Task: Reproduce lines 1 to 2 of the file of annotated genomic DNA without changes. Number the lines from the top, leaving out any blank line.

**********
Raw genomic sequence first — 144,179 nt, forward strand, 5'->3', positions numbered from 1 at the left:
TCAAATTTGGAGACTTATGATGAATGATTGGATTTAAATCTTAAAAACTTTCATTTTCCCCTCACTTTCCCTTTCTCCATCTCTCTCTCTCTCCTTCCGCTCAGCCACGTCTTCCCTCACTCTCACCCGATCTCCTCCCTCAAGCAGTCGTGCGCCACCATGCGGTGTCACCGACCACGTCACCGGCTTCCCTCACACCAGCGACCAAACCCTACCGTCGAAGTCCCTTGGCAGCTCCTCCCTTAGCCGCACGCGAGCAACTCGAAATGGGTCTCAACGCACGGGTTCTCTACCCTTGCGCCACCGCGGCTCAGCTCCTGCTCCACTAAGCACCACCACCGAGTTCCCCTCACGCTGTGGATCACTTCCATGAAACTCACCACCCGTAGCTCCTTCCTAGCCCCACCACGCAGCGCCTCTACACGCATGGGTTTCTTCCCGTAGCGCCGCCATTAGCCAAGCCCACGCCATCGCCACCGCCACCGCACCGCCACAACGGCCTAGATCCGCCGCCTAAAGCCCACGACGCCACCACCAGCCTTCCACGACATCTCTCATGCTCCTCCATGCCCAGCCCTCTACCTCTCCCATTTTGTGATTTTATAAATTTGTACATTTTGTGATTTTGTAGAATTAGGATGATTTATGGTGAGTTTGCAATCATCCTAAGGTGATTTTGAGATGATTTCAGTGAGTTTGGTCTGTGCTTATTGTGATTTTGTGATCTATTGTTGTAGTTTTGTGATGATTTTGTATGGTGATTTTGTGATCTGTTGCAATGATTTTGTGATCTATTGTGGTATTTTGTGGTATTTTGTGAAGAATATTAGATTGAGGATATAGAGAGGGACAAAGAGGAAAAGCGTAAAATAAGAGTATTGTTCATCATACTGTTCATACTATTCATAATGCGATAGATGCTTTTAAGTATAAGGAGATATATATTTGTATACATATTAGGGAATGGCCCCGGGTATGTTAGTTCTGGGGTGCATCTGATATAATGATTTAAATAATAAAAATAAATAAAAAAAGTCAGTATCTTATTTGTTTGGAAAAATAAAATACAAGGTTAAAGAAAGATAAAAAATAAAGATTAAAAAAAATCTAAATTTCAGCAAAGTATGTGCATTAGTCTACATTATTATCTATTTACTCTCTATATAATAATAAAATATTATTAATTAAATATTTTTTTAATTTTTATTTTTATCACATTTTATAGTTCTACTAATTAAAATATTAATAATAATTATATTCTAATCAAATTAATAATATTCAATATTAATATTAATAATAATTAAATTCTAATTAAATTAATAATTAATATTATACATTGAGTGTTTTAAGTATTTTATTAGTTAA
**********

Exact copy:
Raw genomic sequence first — 144,179 nt, forward strand, 5'->3', positions numbered from 1 at the left:
TCAAATTTGGAGACTTATGATGAATGATTGGATTTAAATCTTAAAAACTTTCATTTTCCCCTCACTTTCCCTTTCTCCATCTCTCTCTCTCTCCTTCCGCTCAGCCACGTCTTCCCTCACTCTCACCCGATCTCCTCCCTCAAGCAGTCGTGCGCCACCATGCGGTGTCACCGACCACGTCACCGGCTTCCCTCACACCAGCGACCAAACCCTACCGTCGAAGTCCCTTGGCAGCTCCTCCCTTAGCCGCACGCGAGCAACTCGAAATGGGTCTCAACGCACGGGTTCTCTACCCTTGCGCCACCGCGGCTCAGCTCCTGCTCCACTAAGCACCACCACCGAGTTCCCCTCACGCTGTGGATCACTTCCATGAAACTCACCACCCGTAGCTCCTTCCTAGCCCCACCACGCAGCGCCTCTACACGCATGGGTTTCTTCCCGTAGCGCCGCCATTAGCCAAGCCCACGCCATCGCCACCGCCACCGCACCGCCACAACGGCCTAGATCCGCCGCCTAAAGCCCACGACGCCACCACCAGCCTTCCACGACATCTCTCATGCTCCTCCATGCCCAGCCCTCTACCTCTCCCATTTTGTGATTTTATAAATTTGTACATTTTGTGATTTTGTAGAATTAGGATGATTTATGGTGAGTTTGCAATCATCCTAAGGTGATTTTGAGATGATTTCAGTGAGTTTGGTCTGTGCTTATTGTGATTTTGTGATCTATTGTTGTAGTTTTGTGATGATTTTGTATGGTGATTTTGTGATCTGTTGCAATGATTTTGTGATCTATTGTGGTATTTTGTGGTATTTTGTGAAGAATATTAGATTGAGGATATAGAGAGGGACAAAGAGGAAAAGCGTAAAATAAGAGTATTGTTCATCATACTGTTCATACTATTCATAATGCGATAGATGCTTTTAAGTATAAGGAGATATATATTTGTATACATATTAGGGAATGGCCCCGGGTATGTTAGTTCTGGGGTGCATCTGATATAATGATTTAAATAATAAAAATAAATAAAAAAAGTCAGTATCTTATTTGTTTGGAAAAATAAAATACAAGGTTAAAGAAAGATAAAAAATAAAGATTAAAAAAAATCTAAATTTCAGCAAAGTATGTGCATTAGTCTACATTATTATCTATTTACTCTCTATATAATAATAAAATATTATTAATTAAATATTTTTTTAATTTTTATTTTTATCACATTTTATAGTTCTACTAATTAAAATATTAATAATAATTATATTCTAATCAAATTAATAATATTCAATATTAATATTAATAATAATTAAATTCTAATTAAATTAATAATTAATATTATACATTGAGTGTTTTAAGTATTTTATTAGTTAA